Both Johnson and House Speaker Shap Smith said Friday that the House-passed budget does fully fund the Medicaid case loads, but does not do it the way Shumlin sought.

Shumlin dismissed criticism of his timing, saying previous governors have also pushed for priorities late in the process.

“I don’t know where they’ve been. I’ve served under [Former Gov. Howard] Dean, [former Gov. Jim] Douglas, and I cannot remember as a legislative leader right before we’ve passed the budget not having the governor sit down with us and explain their concerns about budget and taxes. That’s what governors do. So, I understand it’s a time of year where folks get emotional,” Shumlin said.

Late-season requests are part of the budget process, Shumlin said.

“Folks get frustrated this time of year, I understand that, and I’m sympathetic to it. I’ve been on both sides of it in the governor’s office and the legislative leadership end of it,” he said. “The only thing I want to point out is this is not unusual and we shouldn’t be fearing frustration we should be fearing raising taxes on Vermonters at a time when they’re having a difficult time paying their bills, and we should be fearing passing a budget that isn’t sustainable for the years going forward.”

“I believe that my judgement is correct. We should cut $10 million more from the budget and not raise taxes on Vermonters by that $10 million,” Shumlin added.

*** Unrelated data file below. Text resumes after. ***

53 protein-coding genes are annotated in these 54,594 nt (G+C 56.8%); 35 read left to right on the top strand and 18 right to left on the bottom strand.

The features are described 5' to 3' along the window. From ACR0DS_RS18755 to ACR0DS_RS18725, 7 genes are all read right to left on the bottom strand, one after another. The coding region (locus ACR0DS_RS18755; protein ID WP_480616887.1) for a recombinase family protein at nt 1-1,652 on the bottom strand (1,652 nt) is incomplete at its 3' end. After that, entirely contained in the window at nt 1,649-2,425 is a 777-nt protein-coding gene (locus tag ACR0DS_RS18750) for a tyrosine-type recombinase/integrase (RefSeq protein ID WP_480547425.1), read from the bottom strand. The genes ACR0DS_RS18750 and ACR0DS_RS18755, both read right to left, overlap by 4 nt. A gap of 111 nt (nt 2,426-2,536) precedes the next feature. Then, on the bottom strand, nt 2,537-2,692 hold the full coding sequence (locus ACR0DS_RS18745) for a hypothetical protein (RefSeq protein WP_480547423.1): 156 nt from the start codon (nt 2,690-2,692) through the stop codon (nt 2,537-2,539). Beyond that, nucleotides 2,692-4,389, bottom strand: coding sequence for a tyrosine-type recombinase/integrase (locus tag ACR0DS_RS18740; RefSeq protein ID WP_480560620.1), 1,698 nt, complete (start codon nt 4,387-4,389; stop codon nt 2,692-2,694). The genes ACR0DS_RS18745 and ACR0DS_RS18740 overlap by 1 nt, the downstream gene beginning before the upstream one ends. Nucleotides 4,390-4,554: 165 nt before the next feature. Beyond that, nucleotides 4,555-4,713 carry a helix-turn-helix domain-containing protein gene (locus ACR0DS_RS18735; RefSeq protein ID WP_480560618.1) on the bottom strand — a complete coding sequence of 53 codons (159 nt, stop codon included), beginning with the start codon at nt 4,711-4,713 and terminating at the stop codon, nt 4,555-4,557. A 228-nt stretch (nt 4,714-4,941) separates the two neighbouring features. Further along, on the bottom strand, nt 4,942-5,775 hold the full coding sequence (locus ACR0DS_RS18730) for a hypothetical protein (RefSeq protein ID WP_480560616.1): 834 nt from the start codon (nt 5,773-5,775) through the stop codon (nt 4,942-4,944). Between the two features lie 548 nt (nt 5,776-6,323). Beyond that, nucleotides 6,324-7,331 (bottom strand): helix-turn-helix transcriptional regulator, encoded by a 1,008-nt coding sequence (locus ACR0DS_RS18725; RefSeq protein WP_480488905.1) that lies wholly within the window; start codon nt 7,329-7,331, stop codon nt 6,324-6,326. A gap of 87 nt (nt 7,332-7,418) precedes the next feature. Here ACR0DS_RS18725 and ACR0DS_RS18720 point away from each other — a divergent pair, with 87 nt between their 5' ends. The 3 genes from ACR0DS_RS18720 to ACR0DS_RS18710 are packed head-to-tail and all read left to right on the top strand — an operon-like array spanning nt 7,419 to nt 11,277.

The Senate appeared ready Friday to reject most of the $8 million in cuts the governor proposed this week. A $1.3 million savings pharmacy costs looked likely, but bigger ticket items, including an additional $2.8 million in labor savings on top of the $10.8 million Shumlin previously requested, appeared to lack support.

neal.goswami@timesargus.com

Capitol Beat with the Governor 5-1-15

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Gov. Peter Shumlin chats with Vermont Press Bureau chief Neal Goswami about his budget disagreements with lawmakers.

Shumlin steps into Senate budget process

MONTPELIER — The Shumlin administration is pushing back against the Senate’s budget plan as the chamber prepares to take it up on the floor Thursday.

“Less spending and fewer taxes,” Gov. Peter Shumlin said Thursday morning.

Administration officials were preparing to meet with the Senate Appropriations Committee Thursday morning to discuss further cuts and ease back some of the tax increases included in the Senate’s budget and tax bills.